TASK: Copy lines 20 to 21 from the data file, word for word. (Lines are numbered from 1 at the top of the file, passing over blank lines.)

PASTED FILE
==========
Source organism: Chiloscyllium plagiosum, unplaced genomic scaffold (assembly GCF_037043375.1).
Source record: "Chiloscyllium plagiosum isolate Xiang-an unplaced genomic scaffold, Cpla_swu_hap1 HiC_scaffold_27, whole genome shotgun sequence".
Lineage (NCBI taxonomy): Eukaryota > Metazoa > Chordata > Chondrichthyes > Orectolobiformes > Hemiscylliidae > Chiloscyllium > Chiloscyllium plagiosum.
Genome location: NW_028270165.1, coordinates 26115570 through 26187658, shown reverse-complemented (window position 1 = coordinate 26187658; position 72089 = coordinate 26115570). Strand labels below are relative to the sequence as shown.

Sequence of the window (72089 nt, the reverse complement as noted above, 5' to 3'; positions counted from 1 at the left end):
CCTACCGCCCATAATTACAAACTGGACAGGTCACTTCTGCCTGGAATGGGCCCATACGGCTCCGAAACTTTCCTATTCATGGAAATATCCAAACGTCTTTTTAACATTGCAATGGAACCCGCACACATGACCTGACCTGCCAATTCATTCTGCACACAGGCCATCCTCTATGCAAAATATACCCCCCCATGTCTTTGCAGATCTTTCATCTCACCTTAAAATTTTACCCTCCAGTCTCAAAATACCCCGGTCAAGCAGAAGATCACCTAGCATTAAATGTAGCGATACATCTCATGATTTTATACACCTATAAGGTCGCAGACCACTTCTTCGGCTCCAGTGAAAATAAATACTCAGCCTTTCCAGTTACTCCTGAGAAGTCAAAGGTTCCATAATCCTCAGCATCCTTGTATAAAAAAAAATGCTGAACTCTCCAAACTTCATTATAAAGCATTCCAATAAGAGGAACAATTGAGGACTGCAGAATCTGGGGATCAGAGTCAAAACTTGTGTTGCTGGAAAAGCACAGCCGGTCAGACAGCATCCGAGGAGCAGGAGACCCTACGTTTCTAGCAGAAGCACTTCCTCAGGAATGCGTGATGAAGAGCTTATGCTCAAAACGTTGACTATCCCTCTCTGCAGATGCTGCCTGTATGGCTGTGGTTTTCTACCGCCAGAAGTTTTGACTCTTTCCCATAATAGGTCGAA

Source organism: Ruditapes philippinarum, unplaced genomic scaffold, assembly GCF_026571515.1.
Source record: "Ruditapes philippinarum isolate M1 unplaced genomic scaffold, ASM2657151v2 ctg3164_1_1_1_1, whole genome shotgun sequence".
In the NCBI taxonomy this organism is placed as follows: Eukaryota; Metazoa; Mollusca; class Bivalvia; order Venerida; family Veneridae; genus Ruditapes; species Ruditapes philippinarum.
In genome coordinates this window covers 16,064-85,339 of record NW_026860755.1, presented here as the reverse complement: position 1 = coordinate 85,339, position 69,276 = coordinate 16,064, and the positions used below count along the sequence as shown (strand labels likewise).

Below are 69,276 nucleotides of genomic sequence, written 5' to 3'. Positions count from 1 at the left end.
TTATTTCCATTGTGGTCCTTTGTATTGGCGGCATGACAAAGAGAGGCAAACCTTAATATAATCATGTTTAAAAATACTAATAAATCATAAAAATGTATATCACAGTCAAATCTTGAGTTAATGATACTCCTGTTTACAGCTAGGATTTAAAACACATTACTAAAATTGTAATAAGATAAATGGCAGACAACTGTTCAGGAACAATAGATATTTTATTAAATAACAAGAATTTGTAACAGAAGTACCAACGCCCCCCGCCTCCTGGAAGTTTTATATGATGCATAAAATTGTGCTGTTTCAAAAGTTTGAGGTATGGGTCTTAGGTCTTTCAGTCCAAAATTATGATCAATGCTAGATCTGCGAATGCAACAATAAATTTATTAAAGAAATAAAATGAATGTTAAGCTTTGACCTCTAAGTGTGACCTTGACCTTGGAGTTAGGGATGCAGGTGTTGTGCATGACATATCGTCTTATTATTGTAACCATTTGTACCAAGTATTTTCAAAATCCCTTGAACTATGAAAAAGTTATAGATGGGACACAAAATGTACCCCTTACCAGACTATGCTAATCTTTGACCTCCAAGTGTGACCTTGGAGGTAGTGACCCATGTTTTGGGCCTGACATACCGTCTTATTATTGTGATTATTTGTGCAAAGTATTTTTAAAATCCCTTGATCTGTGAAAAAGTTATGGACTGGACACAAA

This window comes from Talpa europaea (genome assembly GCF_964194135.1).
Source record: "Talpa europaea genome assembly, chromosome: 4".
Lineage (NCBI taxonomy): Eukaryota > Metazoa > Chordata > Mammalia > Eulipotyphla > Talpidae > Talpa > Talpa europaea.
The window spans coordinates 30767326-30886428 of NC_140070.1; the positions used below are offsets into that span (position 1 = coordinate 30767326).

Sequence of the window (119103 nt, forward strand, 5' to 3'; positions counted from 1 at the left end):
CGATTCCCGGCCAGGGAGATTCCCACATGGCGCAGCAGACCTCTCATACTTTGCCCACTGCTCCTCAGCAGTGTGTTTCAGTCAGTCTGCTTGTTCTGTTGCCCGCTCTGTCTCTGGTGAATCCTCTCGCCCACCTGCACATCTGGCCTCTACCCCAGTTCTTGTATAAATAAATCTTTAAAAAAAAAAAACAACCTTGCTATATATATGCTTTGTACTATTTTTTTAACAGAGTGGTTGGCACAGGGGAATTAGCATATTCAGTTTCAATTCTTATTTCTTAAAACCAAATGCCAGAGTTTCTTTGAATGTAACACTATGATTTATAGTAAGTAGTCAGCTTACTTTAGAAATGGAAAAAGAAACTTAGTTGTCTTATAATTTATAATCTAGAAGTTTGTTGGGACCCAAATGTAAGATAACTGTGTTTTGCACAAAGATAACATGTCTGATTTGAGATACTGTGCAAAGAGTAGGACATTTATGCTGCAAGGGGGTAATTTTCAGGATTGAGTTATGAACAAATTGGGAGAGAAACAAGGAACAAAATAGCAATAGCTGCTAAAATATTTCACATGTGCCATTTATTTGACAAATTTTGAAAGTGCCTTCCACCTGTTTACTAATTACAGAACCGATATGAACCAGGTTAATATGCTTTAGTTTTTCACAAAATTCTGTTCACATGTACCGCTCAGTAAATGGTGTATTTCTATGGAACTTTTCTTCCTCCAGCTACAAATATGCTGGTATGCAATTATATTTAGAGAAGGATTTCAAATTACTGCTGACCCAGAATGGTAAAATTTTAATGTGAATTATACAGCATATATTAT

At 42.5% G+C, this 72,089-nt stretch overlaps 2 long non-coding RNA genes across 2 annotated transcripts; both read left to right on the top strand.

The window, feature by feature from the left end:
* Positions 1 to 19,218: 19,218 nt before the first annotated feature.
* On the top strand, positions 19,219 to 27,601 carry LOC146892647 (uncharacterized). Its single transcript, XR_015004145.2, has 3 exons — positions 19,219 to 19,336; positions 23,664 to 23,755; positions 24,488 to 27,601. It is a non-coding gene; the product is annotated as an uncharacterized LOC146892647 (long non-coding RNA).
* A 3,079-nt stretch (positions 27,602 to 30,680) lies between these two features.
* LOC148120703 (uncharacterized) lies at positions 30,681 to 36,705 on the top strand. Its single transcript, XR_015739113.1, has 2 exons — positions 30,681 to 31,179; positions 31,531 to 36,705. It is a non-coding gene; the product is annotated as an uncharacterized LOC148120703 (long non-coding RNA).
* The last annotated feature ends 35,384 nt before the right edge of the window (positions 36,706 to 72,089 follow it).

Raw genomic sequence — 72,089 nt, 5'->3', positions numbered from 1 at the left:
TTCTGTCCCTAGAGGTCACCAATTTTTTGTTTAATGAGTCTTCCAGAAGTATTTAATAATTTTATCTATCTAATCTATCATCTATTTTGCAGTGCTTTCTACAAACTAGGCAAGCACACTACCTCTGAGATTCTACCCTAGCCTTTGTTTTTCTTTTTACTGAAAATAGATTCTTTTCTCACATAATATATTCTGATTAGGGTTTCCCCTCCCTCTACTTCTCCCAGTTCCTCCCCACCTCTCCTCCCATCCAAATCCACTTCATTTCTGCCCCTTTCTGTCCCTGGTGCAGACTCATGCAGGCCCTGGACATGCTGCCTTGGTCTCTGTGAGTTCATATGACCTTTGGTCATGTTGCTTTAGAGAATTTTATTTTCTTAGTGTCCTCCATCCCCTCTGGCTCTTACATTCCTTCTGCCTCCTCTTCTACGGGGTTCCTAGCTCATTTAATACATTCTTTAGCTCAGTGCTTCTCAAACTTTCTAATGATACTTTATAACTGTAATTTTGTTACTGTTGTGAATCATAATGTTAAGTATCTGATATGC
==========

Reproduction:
The window, feature by feature from the left end:
* Positions 1 to 19,218: 19,218 nt before the first annotated feature.